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Are Shakespeare's works written in Middle English?

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Scott David eNotes educator | Certified Educator

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The previous Educator has already answered this question, so I'll try to provide some additional context which might prove useful. To begin with, though: no, Shakespeare is not Middle English. He actually wrote in Elizabethan English, which is still classified within the confines of Modern English.

The thing to keep in mind is that the English language has evolved very slowly across centuries. This can be traced back to what is called Old English, a language spoken by the Anglo-Saxons. With the Norman invasions from France, Old English began to break down, and eventually Middle English would take its place.

Middle English, as the previous Educator has already pointed out, is associated with the eleventh through the fifteenth centuries and was primarily shaped by the introduction of French influences into the English language, in the aftermath of the Norman conquest. Further evolutions within the language would result in the emergence of Modern English, which, to quote Merriam Webster, "extends from the sixteenth century to our own day." As the previous Educator noted, Middle English is the language of Chaucer, and it is largely incomprehensible to most modern readers. Do be aware, though, that Old English is even more incomprehensible to us than that.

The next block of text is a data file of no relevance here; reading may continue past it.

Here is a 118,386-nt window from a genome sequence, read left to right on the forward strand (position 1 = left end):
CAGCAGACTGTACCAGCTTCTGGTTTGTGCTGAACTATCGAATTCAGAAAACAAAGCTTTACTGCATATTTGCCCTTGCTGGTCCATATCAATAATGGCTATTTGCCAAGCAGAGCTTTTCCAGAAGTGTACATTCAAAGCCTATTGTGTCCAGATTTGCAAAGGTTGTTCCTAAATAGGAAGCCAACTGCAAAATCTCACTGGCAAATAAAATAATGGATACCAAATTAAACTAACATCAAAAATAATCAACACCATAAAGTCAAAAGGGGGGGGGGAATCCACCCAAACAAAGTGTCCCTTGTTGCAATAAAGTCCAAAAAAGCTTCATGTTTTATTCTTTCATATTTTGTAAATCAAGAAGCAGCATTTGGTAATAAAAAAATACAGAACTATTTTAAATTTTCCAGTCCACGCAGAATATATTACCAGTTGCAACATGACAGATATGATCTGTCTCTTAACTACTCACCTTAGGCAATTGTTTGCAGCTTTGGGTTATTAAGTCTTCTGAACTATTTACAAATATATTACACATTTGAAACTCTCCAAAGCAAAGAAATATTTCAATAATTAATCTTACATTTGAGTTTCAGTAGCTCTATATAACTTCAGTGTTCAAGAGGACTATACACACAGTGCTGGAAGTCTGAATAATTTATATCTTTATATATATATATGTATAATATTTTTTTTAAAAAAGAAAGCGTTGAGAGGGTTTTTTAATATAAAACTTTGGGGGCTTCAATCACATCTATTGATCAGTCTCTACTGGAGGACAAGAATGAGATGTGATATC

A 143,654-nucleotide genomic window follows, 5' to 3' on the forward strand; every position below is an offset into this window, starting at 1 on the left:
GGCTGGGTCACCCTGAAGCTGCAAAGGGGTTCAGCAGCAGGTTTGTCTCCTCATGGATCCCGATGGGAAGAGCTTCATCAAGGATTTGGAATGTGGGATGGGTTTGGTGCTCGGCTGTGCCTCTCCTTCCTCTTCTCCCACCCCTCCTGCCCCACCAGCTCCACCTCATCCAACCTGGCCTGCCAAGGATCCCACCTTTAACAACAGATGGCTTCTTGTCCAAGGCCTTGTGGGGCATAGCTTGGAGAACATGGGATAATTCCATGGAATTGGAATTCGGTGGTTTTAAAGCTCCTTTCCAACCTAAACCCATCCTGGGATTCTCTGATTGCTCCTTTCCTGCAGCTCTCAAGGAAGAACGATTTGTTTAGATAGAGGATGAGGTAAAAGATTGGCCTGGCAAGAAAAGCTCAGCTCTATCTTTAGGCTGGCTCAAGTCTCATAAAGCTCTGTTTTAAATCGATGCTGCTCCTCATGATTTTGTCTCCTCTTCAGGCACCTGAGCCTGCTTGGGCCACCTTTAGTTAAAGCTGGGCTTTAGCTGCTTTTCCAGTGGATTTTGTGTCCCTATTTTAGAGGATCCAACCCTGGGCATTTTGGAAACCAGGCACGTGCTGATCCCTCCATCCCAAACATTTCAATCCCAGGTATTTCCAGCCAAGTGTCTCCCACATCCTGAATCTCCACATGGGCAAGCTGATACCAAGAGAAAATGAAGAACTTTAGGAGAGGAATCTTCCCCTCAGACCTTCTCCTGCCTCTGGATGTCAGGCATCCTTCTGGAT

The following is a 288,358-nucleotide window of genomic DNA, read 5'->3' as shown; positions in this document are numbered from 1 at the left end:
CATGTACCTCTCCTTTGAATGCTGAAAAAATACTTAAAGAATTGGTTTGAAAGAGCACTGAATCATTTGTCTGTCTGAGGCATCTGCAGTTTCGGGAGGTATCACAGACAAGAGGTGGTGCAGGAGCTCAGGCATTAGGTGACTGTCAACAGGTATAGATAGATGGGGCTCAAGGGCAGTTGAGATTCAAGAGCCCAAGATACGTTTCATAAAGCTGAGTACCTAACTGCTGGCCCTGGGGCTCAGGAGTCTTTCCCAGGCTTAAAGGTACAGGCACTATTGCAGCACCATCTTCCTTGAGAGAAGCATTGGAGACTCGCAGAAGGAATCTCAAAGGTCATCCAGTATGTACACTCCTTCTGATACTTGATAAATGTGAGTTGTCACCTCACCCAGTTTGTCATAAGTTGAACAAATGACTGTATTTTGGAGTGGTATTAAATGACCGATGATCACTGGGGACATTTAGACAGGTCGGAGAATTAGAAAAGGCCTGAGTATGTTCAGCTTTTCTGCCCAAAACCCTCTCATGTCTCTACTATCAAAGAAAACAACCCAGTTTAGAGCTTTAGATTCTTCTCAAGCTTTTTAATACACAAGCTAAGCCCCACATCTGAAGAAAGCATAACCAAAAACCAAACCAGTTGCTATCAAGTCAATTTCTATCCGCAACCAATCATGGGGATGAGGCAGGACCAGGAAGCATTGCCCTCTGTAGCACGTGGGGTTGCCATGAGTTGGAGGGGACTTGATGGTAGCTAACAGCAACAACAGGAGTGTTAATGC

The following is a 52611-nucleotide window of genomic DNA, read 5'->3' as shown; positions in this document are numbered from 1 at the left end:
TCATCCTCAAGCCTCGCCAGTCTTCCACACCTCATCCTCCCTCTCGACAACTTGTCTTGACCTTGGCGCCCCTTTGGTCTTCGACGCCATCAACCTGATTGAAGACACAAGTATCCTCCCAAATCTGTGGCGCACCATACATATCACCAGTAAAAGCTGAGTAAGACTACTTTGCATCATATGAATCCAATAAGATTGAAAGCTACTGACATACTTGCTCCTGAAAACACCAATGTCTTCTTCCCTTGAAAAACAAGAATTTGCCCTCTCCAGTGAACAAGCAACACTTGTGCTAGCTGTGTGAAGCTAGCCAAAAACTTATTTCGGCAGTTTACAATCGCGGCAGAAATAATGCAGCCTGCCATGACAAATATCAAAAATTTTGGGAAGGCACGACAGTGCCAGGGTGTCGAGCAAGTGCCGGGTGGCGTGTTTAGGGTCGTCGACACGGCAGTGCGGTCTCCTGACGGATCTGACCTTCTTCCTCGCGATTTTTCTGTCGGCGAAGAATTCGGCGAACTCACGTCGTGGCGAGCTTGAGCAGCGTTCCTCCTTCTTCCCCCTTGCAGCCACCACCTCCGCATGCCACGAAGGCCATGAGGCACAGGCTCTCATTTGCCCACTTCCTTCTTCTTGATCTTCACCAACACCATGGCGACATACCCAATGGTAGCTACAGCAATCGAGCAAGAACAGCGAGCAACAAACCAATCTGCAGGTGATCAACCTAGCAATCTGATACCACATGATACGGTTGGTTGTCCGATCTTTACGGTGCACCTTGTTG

See the provided link below for more information concerning the evolution of the English language over time.

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pohnpei397 eNotes educator | Certified Educator

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No.  The works of William Shakespeare are written in what is known as Early Modern English.  Middle English was used between the late 11th and late 15th centuries.  Shakespeare was born in 1564, well after the date of 1470 that is usually given as the end of the era of Middle English.

A major piece of literature that was written in Middle English was The Canterbury Tales by Geoffrey Chaucer.  If you look at a little bit of that work in the original, you will see how different it is from original Shakespeare material.  Here is the beginning of Chaucer's work in the original:

WHAN that Aprille with his shoures soote

The droghte of Marche hath perced to the roote,

And bathed every veyne in swich licour,

Of which vertu engendred is the flour;

Chaucer's Middle English is essentially unintelligible to us whereas Shakespeare's language is archaic, but basically understandable in the original.

Thus, it is clear that Shakespeare is not writing in the same language as Chaucer.

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